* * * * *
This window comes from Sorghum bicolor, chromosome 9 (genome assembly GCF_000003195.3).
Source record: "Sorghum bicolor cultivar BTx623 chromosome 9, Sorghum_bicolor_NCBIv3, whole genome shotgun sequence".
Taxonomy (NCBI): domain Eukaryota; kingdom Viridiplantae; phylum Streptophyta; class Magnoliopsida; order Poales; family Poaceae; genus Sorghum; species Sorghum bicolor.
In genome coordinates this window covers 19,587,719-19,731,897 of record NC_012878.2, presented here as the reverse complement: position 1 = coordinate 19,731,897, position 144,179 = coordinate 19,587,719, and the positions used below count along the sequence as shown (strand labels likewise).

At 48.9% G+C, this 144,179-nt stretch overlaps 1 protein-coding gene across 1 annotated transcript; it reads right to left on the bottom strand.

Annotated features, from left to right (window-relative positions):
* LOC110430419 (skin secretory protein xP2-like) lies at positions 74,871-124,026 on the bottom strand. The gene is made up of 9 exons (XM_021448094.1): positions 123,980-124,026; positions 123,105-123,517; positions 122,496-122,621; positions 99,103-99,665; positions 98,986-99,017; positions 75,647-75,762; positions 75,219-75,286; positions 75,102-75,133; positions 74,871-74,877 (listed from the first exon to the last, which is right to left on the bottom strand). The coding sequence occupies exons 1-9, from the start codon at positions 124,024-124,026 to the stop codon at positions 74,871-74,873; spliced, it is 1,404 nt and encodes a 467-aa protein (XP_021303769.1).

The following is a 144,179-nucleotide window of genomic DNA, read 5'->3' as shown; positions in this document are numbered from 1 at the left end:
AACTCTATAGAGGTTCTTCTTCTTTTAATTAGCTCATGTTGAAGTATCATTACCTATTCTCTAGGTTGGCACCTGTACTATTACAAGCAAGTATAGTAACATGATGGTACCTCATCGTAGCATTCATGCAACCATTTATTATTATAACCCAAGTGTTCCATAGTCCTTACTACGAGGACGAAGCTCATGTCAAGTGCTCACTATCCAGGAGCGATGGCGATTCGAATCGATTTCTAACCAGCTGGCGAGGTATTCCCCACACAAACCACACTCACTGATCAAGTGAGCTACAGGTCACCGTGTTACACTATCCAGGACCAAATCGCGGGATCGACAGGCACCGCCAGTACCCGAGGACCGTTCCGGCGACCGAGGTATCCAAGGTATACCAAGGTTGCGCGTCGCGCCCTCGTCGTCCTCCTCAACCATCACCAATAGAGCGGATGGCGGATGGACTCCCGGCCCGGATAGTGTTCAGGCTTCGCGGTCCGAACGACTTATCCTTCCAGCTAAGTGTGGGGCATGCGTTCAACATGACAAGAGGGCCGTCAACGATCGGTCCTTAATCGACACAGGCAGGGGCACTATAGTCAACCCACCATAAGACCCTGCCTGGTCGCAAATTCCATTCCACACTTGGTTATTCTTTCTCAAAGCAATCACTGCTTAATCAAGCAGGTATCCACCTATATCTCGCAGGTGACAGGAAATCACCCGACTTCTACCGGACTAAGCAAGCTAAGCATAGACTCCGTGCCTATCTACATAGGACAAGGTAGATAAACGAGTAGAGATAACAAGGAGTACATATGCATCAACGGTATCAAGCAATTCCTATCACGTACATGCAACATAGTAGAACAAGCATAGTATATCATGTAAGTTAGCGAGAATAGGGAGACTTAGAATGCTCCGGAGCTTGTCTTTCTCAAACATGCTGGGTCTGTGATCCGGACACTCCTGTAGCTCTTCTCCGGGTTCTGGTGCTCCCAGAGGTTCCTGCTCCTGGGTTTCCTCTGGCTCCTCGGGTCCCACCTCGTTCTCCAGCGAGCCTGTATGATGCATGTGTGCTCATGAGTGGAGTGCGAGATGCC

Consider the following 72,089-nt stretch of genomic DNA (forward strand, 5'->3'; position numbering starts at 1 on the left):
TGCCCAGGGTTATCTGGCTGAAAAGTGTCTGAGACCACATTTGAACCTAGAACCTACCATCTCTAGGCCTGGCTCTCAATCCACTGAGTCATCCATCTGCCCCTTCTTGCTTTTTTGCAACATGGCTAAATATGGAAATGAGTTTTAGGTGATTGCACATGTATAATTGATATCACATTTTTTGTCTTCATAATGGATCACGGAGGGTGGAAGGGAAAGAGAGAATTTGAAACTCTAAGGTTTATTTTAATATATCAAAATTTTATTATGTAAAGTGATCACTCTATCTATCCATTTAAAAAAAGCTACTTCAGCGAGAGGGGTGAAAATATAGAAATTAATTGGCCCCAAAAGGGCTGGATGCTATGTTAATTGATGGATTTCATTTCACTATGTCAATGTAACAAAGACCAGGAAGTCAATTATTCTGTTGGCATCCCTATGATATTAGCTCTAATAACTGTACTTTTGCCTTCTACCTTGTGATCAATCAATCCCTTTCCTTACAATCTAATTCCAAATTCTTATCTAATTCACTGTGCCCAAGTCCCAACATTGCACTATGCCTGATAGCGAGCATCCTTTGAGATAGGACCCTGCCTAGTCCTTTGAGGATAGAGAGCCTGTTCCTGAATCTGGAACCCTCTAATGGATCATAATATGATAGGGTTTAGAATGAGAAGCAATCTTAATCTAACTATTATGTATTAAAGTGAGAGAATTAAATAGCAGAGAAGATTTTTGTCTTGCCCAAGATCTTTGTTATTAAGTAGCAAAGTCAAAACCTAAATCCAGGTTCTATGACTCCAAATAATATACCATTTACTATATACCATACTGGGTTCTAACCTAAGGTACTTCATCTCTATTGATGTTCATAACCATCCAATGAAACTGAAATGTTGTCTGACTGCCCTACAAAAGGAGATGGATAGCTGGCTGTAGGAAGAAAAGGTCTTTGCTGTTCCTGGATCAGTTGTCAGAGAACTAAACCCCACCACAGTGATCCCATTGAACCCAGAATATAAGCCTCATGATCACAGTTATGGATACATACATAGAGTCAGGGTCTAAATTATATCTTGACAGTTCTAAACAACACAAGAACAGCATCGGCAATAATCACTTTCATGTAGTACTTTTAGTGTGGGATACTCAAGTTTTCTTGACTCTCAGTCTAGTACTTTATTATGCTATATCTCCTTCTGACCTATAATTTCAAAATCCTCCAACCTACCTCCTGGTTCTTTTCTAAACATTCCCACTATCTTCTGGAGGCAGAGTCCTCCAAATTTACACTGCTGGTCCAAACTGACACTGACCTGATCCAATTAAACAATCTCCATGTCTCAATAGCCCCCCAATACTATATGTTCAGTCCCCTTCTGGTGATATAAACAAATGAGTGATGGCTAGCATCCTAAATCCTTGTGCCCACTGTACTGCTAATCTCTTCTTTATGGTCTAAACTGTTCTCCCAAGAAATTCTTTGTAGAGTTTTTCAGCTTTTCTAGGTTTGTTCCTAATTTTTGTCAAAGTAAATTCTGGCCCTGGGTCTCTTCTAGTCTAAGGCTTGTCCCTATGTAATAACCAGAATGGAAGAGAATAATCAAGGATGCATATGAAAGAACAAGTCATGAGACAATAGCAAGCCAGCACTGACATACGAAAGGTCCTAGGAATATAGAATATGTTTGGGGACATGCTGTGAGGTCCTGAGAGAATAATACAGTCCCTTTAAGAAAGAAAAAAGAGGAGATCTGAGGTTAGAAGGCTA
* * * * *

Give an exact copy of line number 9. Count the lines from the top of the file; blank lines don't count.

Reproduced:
AACTCTATAGAGGTTCTTCTTCTTTTAATTAGCTCATGTTGAAGTATCATTACCTATTCTCTAGGTTGGCACCTGTACTATTACAAGCAAGTATAGTAACATGATGGTACCTCATCGTAGCATTCATGCAACCATTTATTATTATAACCCAAGTGTTCCATAGTCCTTACTACGAGGACGAAGCTCATGTCAAGTGCTCACTATCCAGGAGCGATGGCGATTCGAATCGATTTCTAACCAGCTGGCGAGGTATTCCCCACACAAACCACACTCACTGATCAAGTGAGCTACAGGTCACCGTGTTACACTATCCAGGACCAAATCGCGGGATCGACAGGCACCGCCAGTACCCGAGGACCGTTCCGGCGACCGAGGTATCCAAGGTATACCAAGGTTGCGCGTCGCGCCCTCGTCGTCCTCCTCAACCATCACCAATAGAGCGGATGGCGGATGGACTCCCGGCCCGGATAGTGTTCAGGCTTCGCGGTCCGAACGACTTATCCTTCCAGCTAAGTGTGGGGCATGCGTTCAACATGACAAGAGGGCCGTCAACGATCGGTCCTTAATCGACACAGGCAGGGGCACTATAGTCAACCCACCATAAGACCCTGCCTGGTCGCAAATTCCATTCCACACTTGGTTATTCTTTCTCAAAGCAATCACTGCTTAATCAAGCAGGTATCCACCTATATCTCGCAGGTGACAGGAAATCACCCGACTTCTACCGGACTAAGCAAGCTAAGCATAGACTCCGTGCCTATCTACATAGGACAAGGTAGATAAACGAGTAGAGATAACAAGGAGTACATATGCATCAACGGTATCAAGCAATTCCTATCACGTACATGCAACATAGTAGAACAAGCATAGTATATCATGTAAGTTAGCGAGAATAGGGAGACTTAGAATGCTCCGGAGCTTGTCTTTCTCAAACATGCTGGGTCTGTGATCCGGACACTCCTGTAGCTCTTCTCCGGGTTCTGGTGCTCCCAGAGGTTCCTGCTCCTGGGTTTCCTCTGGCTCCTCGGGTCCCACCTCGTTCTCCAGCGAGCCTGTATGATGCATGTGTGCTCATGAGTGGAGTGCGAGATGCC